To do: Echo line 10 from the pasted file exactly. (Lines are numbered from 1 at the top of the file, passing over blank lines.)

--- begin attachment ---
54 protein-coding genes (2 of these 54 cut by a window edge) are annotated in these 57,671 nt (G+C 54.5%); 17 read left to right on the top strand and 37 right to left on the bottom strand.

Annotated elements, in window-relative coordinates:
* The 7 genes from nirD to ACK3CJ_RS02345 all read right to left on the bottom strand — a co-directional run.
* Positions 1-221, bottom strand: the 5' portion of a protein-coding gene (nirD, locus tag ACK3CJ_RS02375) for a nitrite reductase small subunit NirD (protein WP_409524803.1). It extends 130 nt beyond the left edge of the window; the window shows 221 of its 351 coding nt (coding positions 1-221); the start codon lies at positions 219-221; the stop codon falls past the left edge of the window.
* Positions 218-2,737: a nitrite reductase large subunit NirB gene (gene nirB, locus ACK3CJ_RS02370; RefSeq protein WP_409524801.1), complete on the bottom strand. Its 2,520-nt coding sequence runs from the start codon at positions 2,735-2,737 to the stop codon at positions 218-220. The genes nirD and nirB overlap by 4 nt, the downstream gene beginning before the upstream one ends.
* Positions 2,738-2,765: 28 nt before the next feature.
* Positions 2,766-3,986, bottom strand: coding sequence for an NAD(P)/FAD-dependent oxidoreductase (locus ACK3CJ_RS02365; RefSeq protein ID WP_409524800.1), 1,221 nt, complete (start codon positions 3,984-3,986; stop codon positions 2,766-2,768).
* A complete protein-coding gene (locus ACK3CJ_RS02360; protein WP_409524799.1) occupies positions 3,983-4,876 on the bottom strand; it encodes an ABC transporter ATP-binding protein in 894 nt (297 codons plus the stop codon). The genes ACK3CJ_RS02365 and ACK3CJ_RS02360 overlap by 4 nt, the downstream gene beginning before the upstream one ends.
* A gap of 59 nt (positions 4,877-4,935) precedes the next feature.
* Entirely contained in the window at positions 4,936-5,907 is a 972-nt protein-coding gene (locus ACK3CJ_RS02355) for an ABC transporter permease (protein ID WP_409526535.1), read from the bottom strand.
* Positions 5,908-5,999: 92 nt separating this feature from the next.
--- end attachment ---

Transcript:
* Entirely contained in the window at positions 4,936-5,907 is a 972-nt protein-coding gene (locus ACK3CJ_RS02355) for an ABC transporter permease (protein ID WP_409526535.1), read from the bottom strand.